Given the setting of Out of the Ashes, it doesn’t have the flashy magic frequently found in Cinderella re-tellings. Specifically, there are no fairy godmothers creating ballgowns out of thin air. In The Wonderful Birch, a closer parallel to my version of the story, the beautiful dresses are given to the main character by her dead mother, and are found in the limbs of a birch tree. The excerpt here is my take on that scene.
She set the lid back on the box, then carried it, along with the broom, back outside. Once there, she set the box on the stump, laying the broom on the ground beside it. She carefully removed the lid again before peering inside.
At the top sat a pair of beautiful red leather shoes. Ásta picked them up, stroking them as if they were an animal. She had never seen any shoes so magnificent in all of her life, nor felt leather so soft. She couldn’t stop herself from sliding them on her feet.
Laughing with the discovery that they fit as if they were made for her, she twirled around the stump before returning to the box. Next inside was a piece of red cloth, finely spun and woven. She pulled it out, gasping as it unfurled – it was a lovely red dress, with delicate blue embroidery along the seams. She pulled off her own filthy dress and slipped this one on, hugging herself with the joy of wearing something that had belonged to her mother.
This lovely clothing was more than she had ever expected, but still she peeked back into the box. A cloth of blue was next, and when she shook it out she discovered it was a smokkr decorated with thin lines of red embroidery; clearly the two dresses had been made to be worn together. Pleats across the front were held fast by a piece of finely-woven trim sewn between the straps. Ásta had never seen such exquisite work in all of her life.
Not having any brooches, she hugged the smokkr while looking to see if there was more in the box, and to her surprise, there lay the brooches; gold, with raised images of animals cast into the metal. She slipped on the smokkr, added the brooches and nearly wept with the joy of finding these beautiful treasures of her mother’s.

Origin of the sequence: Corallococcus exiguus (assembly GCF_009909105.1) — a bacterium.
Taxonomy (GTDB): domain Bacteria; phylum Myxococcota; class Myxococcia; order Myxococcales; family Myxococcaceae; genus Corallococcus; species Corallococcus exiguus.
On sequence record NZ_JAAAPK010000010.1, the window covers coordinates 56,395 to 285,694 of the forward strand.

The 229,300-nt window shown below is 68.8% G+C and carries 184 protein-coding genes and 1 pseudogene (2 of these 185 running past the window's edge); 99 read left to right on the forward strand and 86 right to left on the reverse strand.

Sure there could be no more left, as this was more than she ever could have dared hope to find, she lifted the lid to close the box but a flash caught her eye. Astonished, she found two final things inside – a lovely string of beads and a thin golden circlet. When Ásta needed to hold back her unbound hair for celebrations, she used a plaited length of wool and hadn’t thought ill of it, but she’d always wondered what it would feel like to have a golden circlet such as this; it was the kind of thing she imagined a jarl’s daughter might wear.
She strung the beads between the brooches then shook out her braid before setting the circlet on her head. She picked up the broom, laughing and dancing around with it, until the rumbling of her stomach reminded her why she’d gone back into the house to begin with.
Smiling, Ásta undressed quickly, setting the golden circlet first into the box and ending with the shoes. She tugged her old filthy dress back over her head, then carefully set the lid back on the box before returning to the house. Before laying the box back inside the bench, she kissed it and said, “Thank you, Mother. Thank you for showing me your treasures.”
© 2017 C.C. Naughton.